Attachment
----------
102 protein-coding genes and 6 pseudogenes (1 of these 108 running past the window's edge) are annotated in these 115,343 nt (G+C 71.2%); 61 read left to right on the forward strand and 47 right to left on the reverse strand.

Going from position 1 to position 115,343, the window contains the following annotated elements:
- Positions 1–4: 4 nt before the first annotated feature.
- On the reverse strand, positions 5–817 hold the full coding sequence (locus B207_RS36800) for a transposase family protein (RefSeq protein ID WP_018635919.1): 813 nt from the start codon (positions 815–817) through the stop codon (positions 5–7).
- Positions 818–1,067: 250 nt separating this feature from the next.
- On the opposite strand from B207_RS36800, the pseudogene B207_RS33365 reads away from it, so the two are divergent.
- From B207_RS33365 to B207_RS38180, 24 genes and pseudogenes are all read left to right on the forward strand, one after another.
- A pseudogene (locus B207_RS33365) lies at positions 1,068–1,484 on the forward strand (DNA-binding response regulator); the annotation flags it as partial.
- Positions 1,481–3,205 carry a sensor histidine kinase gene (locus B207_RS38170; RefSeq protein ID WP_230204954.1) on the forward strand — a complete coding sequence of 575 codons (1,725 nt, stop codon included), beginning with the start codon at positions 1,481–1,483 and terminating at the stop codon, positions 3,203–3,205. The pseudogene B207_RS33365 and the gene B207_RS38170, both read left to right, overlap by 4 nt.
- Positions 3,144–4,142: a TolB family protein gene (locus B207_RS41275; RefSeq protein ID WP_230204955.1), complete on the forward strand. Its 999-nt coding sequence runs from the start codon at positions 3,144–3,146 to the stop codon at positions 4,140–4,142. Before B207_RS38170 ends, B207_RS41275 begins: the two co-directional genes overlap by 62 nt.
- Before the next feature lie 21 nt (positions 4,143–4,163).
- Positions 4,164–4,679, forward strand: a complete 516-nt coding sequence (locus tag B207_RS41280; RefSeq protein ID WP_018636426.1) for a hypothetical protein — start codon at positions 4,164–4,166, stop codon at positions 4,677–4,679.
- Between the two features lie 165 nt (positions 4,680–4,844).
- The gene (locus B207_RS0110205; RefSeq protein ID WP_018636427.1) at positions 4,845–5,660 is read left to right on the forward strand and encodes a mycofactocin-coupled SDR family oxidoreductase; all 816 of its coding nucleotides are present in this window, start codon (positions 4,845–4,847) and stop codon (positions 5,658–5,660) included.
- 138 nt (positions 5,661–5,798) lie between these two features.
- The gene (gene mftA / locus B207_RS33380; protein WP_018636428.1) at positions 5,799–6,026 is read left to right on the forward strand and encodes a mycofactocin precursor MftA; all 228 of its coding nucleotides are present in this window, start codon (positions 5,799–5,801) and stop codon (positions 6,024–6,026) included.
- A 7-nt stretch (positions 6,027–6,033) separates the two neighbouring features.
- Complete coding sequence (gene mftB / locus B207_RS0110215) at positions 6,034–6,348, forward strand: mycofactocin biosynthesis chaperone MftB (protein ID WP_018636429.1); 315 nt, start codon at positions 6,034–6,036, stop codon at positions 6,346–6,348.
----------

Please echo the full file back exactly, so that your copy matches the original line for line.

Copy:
102 protein-coding genes and 6 pseudogenes (1 of these 108 running past the window's edge) are annotated in these 115,343 nt (G+C 71.2%); 61 read left to right on the forward strand and 47 right to left on the reverse strand.

Going from position 1 to position 115,343, the window contains the following annotated elements:
- Positions 1–4: 4 nt before the first annotated feature.
- On the reverse strand, positions 5–817 hold the full coding sequence (locus B207_RS36800) for a transposase family protein (RefSeq protein ID WP_018635919.1): 813 nt from the start codon (positions 815–817) through the stop codon (positions 5–7).
- Positions 818–1,067: 250 nt separating this feature from the next.
- On the opposite strand from B207_RS36800, the pseudogene B207_RS33365 reads away from it, so the two are divergent.
- From B207_RS33365 to B207_RS38180, 24 genes and pseudogenes are all read left to right on the forward strand, one after another.
- A pseudogene (locus B207_RS33365) lies at positions 1,068–1,484 on the forward strand (DNA-binding response regulator); the annotation flags it as partial.
- Positions 1,481–3,205 carry a sensor histidine kinase gene (locus B207_RS38170; RefSeq protein ID WP_230204954.1) on the forward strand — a complete coding sequence of 575 codons (1,725 nt, stop codon included), beginning with the start codon at positions 1,481–1,483 and terminating at the stop codon, positions 3,203–3,205. The pseudogene B207_RS33365 and the gene B207_RS38170, both read left to right, overlap by 4 nt.
- Positions 3,144–4,142: a TolB family protein gene (locus B207_RS41275; RefSeq protein ID WP_230204955.1), complete on the forward strand. Its 999-nt coding sequence runs from the start codon at positions 3,144–3,146 to the stop codon at positions 4,140–4,142. Before B207_RS38170 ends, B207_RS41275 begins: the two co-directional genes overlap by 62 nt.
- Before the next feature lie 21 nt (positions 4,143–4,163).
- Positions 4,164–4,679, forward strand: a complete 516-nt coding sequence (locus tag B207_RS41280; RefSeq protein ID WP_018636426.1) for a hypothetical protein — start codon at positions 4,164–4,166, stop codon at positions 4,677–4,679.
- Between the two features lie 165 nt (positions 4,680–4,844).
- The gene (locus B207_RS0110205; RefSeq protein ID WP_018636427.1) at positions 4,845–5,660 is read left to right on the forward strand and encodes a mycofactocin-coupled SDR family oxidoreductase; all 816 of its coding nucleotides are present in this window, start codon (positions 4,845–4,847) and stop codon (positions 5,658–5,660) included.
- 138 nt (positions 5,661–5,798) lie between these two features.
- The gene (gene mftA / locus B207_RS33380; protein WP_018636428.1) at positions 5,799–6,026 is read left to right on the forward strand and encodes a mycofactocin precursor MftA; all 228 of its coding nucleotides are present in this window, start codon (positions 5,799–5,801) and stop codon (positions 6,024–6,026) included.
- A 7-nt stretch (positions 6,027–6,033) separates the two neighbouring features.
- Complete coding sequence (gene mftB / locus B207_RS0110215) at positions 6,034–6,348, forward strand: mycofactocin biosynthesis chaperone MftB (protein ID WP_018636429.1); 315 nt, start codon at positions 6,034–6,036, stop codon at positions 6,346–6,348.